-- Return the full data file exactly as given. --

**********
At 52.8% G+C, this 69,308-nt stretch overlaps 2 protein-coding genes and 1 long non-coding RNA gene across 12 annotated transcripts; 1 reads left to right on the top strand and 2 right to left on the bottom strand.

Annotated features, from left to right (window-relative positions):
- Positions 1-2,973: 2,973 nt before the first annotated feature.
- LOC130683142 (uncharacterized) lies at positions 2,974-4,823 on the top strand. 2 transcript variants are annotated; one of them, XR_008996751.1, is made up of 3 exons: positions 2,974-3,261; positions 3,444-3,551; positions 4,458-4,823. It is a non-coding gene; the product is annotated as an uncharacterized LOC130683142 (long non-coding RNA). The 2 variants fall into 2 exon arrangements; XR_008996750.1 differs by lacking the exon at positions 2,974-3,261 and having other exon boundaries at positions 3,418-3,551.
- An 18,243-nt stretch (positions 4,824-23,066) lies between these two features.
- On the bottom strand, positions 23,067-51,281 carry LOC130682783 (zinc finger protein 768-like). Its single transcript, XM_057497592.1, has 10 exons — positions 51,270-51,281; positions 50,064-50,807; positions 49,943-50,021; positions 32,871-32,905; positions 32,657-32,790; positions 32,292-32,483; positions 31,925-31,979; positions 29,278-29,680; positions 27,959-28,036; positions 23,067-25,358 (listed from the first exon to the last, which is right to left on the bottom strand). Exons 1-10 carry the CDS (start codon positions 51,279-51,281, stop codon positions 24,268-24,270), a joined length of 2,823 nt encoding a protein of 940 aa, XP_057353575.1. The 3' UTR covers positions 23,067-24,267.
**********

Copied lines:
At 52.8% G+C, this 69,308-nt stretch overlaps 2 protein-coding genes and 1 long non-coding RNA gene across 12 annotated transcripts; 1 reads left to right on the top strand and 2 right to left on the bottom strand.

Annotated features, from left to right (window-relative positions):
- Positions 1-2,973: 2,973 nt before the first annotated feature.
- LOC130683142 (uncharacterized) lies at positions 2,974-4,823 on the top strand. 2 transcript variants are annotated; one of them, XR_008996751.1, is made up of 3 exons: positions 2,974-3,261; positions 3,444-3,551; positions 4,458-4,823. It is a non-coding gene; the product is annotated as an uncharacterized LOC130683142 (long non-coding RNA). The 2 variants fall into 2 exon arrangements; XR_008996750.1 differs by lacking the exon at positions 2,974-3,261 and having other exon boundaries at positions 3,418-3,551.
- An 18,243-nt stretch (positions 4,824-23,066) lies between these two features.
- On the bottom strand, positions 23,067-51,281 carry LOC130682783 (zinc finger protein 768-like). Its single transcript, XM_057497592.1, has 10 exons — positions 51,270-51,281; positions 50,064-50,807; positions 49,943-50,021; positions 32,871-32,905; positions 32,657-32,790; positions 32,292-32,483; positions 31,925-31,979; positions 29,278-29,680; positions 27,959-28,036; positions 23,067-25,358 (listed from the first exon to the last, which is right to left on the bottom strand). Exons 1-10 carry the CDS (start codon positions 51,279-51,281, stop codon positions 24,268-24,270), a joined length of 2,823 nt encoding a protein of 940 aa, XP_057353575.1. The 3' UTR covers positions 23,067-24,267.